Skyscanner with Ctrip post-acquisition, future of online travel tech
Post-acquisition, Skyscanner is working to bolster its position against companies like Ctrip’s US rival Expedia, as well as address a market that’s changing by evolving technology and user savviness.
Online travel site Skyscanner has established itself as one of the most influential air travel marketplaces worldwide. The Scotland-born startup has grown to a global company with more than 900 employees in 10 offices around the world, claiming over 60 million monthly active users and an equal number of downloads.
But the company truly made headlines in Asia late last year, when it was announced that Chinese online travel giant Ctrip acquired Skyscanner for USD 1.74 billion.
Skyscanner’s latest tech efforts include automation, developing chatbots for a variety of platforms like Facebook Messenger, Skype, and Amazon’s Alexa. The company says India has the most Facebook bot users, with the Philippines and the US following.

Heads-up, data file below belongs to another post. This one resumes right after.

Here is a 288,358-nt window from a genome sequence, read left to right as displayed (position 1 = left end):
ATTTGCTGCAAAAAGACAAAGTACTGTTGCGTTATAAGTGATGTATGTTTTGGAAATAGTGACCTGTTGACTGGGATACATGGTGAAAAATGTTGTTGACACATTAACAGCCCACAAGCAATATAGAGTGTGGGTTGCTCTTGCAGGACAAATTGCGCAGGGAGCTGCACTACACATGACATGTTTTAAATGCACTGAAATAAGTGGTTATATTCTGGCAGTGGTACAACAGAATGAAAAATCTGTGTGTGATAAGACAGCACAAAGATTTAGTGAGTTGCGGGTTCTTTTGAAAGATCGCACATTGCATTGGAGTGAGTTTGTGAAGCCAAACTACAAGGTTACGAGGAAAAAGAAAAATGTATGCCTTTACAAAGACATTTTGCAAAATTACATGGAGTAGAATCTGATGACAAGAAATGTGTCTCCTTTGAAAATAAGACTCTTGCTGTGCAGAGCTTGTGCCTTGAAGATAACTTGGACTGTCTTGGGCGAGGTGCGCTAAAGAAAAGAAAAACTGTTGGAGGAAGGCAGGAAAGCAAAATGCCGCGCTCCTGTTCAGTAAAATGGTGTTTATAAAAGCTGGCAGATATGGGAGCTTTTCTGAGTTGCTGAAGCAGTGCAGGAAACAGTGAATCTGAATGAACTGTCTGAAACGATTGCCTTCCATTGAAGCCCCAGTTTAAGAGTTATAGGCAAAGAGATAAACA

In an interview with TechInAsia last week, Skyscanner co-founder and CEO Gareth Williams commented on how things stand for the company and what the near future looks like.
In terms of the Skyscanner day-to-day, how much time is devoted to building and improving new technology versus developing the business? Do you see the company still innovating in the technology space?
Yeah, absolutely. The whole team spends a huge amount of time focused on what we are improving or what we are starting afresh.
To get to the point where you’ve got a predicting personal agent that knows when you need to check in, knows which information to give you, suggests that you book a taxi now – all these different things are way more work than we’ve put in so far. I think we’re still a company that seeks to find its ultimate product-market fit, as it were.
What are the immediate goals for Skyscanner now? What does the near future look like?
Building traveler tools, essentially. We’ve got a huge backlog and we’re building products in all parts of the world. We’ve got software engineers, designers, product people, growth marketers. And they’re building things that are deployed worldwide. We’re now over 50 different nationalities, I think, and my ideal goal, the end result I’d love to see, would be we end up without an identifiable headquarters.
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